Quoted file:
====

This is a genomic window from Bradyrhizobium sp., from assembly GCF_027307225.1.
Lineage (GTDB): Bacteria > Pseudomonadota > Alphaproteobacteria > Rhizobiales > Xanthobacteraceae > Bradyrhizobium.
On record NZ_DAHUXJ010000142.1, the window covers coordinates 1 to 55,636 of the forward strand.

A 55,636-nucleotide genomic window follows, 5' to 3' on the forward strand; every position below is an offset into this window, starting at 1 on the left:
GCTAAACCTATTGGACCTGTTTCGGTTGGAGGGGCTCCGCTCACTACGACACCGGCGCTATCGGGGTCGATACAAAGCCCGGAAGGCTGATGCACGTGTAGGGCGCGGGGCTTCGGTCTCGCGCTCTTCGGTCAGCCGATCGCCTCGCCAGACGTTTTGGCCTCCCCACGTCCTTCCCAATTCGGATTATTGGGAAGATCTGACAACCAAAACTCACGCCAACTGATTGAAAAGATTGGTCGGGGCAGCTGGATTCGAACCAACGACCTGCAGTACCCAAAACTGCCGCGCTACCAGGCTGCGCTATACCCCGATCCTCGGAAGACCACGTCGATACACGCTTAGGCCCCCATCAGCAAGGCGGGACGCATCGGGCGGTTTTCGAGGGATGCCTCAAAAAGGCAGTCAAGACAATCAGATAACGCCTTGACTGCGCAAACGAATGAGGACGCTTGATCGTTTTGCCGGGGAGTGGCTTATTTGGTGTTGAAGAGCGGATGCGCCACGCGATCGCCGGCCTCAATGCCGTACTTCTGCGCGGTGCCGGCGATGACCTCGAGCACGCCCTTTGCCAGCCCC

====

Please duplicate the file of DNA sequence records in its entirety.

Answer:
This is a genomic window from Bradyrhizobium sp., from assembly GCF_027307225.1.
Lineage (GTDB): Bacteria > Pseudomonadota > Alphaproteobacteria > Rhizobiales > Xanthobacteraceae > Bradyrhizobium.
On record NZ_DAHUXJ010000142.1, the window covers coordinates 1 to 55,636 of the forward strand.

A 55,636-nucleotide genomic window follows, 5' to 3' on the forward strand; every position below is an offset into this window, starting at 1 on the left:
GCTAAACCTATTGGACCTGTTTCGGTTGGAGGGGCTCCGCTCACTACGACACCGGCGCTATCGGGGTCGATACAAAGCCCGGAAGGCTGATGCACGTGTAGGGCGCGGGGCTTCGGTCTCGCGCTCTTCGGTCAGCCGATCGCCTCGCCAGACGTTTTGGCCTCCCCACGTCCTTCCCAATTCGGATTATTGGGAAGATCTGACAACCAAAACTCACGCCAACTGATTGAAAAGATTGGTCGGGGCAGCTGGATTCGAACCAACGACCTGCAGTACCCAAAACTGCCGCGCTACCAGGCTGCGCTATACCCCGATCCTCGGAAGACCACGTCGATACACGCTTAGGCCCCCATCAGCAAGGCGGGACGCATCGGGCGGTTTTCGAGGGATGCCTCAAAAAGGCAGTCAAGACAATCAGATAACGCCTTGACTGCGCAAACGAATGAGGACGCTTGATCGTTTTGCCGGGGAGTGGCTTATTTGGTGTTGAAGAGCGGATGCGCCACGCGATCGCCGGCCTCAATGCCGTACTTCTGCGCGGTGCCGGCGATGACCTCGAGCACGCCCTTTGCCAGCCCC